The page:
I do, regardless of the explanation. That could have been entirely cooked up by my own dying brain, and it is still comforting. The relationship that we have with the dead continues in our minds until we die. At the very least, the relationship I had in my mind with my father changed. He was very sweet, but he was on the spectrum, and he was hard to reach emotionally as a father. So, I didn't sort of count on him throughout my life and as a child for that baseline emotional support. But then, there he was, and it really did sort of change things for me. Then there's a possibility that I have spent my life as an atheist, and my father was an atheist, but this all did make me think that possibly on a subatomic or quantum level, we don't really understand existence, life death, reality, consciousness, or universe and that there's some sort of post-death reality to the individual that we can't —and maybe never will be able to—make sense of and then that's what people keep bumping into around experiences like this.

It would be an easy question to ask what your near-death experience taught you about life. But you write that when we really drill down into this topic, we're talking about an appreciation for death. How can an appreciation for death open us to deeper meaning?

Sort of the psychological trick that humans tend to do is to push to the side a real awareness of death so they can engage in their busy lives. And our lives seem very important because it's all we know. Reality revolves around us, and it's impossible to conceive of a world without your own subjective viewpoint because it's all you've ever known. As humans evolved, with language and conscious thought, and the ability to see themselves in the future, the theory is that we developed a very fine ability to deny the reality of death in our everyday thinking because otherwise, it would be completely paralyzing. The irony is that if you completely push death out of your scope of vision, you're at risk of failing to appreciate life. It just seems like this sort of endless journey. But we think, Okay, well, another day went by, and I had to kill some time, so I went on TikTok. People talk about time and existence very casually as if there's an infinite supply of it, and there's not.

When you appreciate the reality of death, one of the things that happens is that it illuminates the truth about existence, which is that it happens moment by moment. Existence only happens in the current moment that you're in, and that keeps changing. That is what life is. There's no tangible past or future in life. There's only the present moment. So, if you think about life in those terms, what do you really want to be doing in that present moment? Because each moment is a a miracle. What I would say is that you want to be as present-minded as possible. This means, among other things, not being on your phone. I have a flip phone. All the stuff that you see people sort of quote killing time with is an insult to life right there. It's like we're throwing away food, knowing that eventually you're going to be starving. 

This also doesn't mean we have to be in the lotus position in the woods. However, the distractions that this culture has come up with, from the industry corporations that have managed to monetize distractions and make trillions of dollars off them, cost us our peace of mind and our lives. It's as disgusting as what the cigarette companies did. So, to me, an awareness of death means that you will reevaluate everything that's taking your time and attention in your life and deciding which should go overboard and which shouldn't.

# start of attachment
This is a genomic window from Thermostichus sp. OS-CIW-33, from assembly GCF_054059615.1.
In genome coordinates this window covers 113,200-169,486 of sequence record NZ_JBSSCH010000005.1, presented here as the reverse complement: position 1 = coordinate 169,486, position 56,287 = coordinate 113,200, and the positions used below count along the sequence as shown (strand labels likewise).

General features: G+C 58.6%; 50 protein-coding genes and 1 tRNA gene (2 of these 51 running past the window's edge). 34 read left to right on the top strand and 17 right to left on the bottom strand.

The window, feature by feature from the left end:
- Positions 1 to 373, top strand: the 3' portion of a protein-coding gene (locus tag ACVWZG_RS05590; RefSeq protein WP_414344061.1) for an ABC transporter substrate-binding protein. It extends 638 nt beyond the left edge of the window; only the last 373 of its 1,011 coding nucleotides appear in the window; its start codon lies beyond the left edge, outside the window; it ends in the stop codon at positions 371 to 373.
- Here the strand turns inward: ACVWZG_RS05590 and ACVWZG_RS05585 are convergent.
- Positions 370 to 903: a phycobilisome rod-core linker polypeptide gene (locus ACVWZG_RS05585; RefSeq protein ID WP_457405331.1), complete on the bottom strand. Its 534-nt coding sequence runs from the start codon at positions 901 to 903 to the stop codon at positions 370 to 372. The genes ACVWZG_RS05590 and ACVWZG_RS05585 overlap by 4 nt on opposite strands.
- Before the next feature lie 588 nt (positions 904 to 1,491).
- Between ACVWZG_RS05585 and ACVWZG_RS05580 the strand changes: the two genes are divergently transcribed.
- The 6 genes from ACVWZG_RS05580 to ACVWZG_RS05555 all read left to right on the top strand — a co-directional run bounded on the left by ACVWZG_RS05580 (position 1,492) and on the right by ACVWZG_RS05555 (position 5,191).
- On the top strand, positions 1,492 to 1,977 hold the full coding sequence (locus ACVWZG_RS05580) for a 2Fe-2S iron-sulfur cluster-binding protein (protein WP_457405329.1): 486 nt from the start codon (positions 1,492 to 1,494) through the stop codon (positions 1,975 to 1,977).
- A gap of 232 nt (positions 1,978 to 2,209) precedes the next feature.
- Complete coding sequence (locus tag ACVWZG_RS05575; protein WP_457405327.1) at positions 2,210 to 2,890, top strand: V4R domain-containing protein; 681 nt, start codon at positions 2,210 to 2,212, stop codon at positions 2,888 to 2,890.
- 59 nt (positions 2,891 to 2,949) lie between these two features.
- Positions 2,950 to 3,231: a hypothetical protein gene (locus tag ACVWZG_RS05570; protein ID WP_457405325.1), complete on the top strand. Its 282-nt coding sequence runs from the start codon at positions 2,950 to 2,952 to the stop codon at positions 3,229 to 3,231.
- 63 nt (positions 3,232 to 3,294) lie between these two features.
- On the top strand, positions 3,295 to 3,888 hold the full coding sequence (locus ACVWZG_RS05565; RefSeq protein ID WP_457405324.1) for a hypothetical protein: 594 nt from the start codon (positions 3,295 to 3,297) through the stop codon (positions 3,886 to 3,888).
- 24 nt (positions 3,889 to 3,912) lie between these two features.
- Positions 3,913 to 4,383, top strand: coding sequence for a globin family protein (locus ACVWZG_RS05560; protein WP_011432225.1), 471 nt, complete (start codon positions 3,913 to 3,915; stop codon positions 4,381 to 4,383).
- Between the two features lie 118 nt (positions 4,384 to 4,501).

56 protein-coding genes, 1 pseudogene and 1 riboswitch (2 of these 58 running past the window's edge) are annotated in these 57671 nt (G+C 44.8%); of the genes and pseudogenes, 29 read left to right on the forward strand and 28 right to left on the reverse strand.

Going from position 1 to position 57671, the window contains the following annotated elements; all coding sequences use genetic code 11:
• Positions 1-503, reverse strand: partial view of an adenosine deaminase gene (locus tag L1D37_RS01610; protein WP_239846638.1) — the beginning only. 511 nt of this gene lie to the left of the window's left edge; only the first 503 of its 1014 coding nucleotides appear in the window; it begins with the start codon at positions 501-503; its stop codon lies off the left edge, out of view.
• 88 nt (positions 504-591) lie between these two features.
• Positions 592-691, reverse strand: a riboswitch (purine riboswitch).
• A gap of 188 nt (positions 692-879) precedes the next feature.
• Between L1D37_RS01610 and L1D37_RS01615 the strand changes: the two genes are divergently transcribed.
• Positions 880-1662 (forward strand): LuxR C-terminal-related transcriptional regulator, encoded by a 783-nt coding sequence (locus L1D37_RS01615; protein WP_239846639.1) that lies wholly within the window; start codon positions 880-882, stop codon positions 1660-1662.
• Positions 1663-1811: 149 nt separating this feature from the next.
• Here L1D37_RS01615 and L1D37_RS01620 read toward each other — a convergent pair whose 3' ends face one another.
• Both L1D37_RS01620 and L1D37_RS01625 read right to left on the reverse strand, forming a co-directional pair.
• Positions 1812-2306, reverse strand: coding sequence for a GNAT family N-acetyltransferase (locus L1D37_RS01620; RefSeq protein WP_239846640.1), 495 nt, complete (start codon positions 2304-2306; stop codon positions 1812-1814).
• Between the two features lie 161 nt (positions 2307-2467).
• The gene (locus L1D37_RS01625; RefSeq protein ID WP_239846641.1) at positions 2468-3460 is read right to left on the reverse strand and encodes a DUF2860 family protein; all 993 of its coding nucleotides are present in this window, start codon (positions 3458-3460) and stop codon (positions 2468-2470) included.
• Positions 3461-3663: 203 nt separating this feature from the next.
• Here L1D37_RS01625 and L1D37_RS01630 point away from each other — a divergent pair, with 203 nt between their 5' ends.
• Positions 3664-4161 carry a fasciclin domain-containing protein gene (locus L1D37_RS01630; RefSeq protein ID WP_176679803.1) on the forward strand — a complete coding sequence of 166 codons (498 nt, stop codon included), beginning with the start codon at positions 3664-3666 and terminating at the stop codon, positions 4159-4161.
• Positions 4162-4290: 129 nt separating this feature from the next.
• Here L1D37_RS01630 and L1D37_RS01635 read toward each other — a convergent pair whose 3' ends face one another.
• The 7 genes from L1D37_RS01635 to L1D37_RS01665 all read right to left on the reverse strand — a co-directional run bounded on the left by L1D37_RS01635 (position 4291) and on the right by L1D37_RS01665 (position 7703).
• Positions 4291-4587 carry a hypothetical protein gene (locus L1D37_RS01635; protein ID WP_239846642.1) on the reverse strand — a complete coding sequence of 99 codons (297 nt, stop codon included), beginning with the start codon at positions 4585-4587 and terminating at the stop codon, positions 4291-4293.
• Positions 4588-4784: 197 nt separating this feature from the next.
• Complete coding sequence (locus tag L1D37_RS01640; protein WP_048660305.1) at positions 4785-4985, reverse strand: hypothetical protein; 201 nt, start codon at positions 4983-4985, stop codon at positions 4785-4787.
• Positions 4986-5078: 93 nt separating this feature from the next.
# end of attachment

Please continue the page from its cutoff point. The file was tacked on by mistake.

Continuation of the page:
What helps you stay present when you find yourself getting scooped up in the chaos of it all?

We don't have a television. My girls, I have a seven-year-old and a four-year-old, are not allowed on any devices. I would say that the closest I come to transgressing in that way would be just a kind of exasperation, when I'm stuck in traffic, and I go, I can't believe this or I experience any other exasperation. Life is exasperating, and if you let that feeling take over, you're losing. It happens to me all the time, but I am aware of it now. And I have a new thing that I say to myself when I'm stuck in traffic, say on the Cross Bronx Expressway on a July afternoon. I just say to myself, Chill out, you're the traffic too. You are also someone else's traffic. This isn't a huge conspiracy to keep you from getting to the beach. When you do that, it actually calms you down. 

No person in the world knows that this is not the last day of their life. None of us. None of us know. So, given that it could be, who do you want to be the last day of your life? What virtues do you want to represent on the last day of your life? I'm guessing you won't be on your phone that much. I'm guessing you will not harbor grudges. I'm guessing you'll be kind and loving to people and appreciative of everything. Weirdly, those are all pro-social behaviors that, if we all did them all the time, would save our society and our planet. 

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Sebastian Junger is a filmmaker, journalist, and the bestselling author of several books, including The Perfect Storm and Tribe, among others. As an award-winning journalist, a contributing editor to Vanity Fair and a special correspondent at ABC News, he has covered major international news stories around the world, and has received both a National Magazine Award and a Peabody Award. Learn more at

Stacey Lindsay

Stacey Lindsay is a journalist and Senior Editor at The Sunday Paper. A former news anchor and reporter, Stacey is passionate about covering women's issues. Learn more at: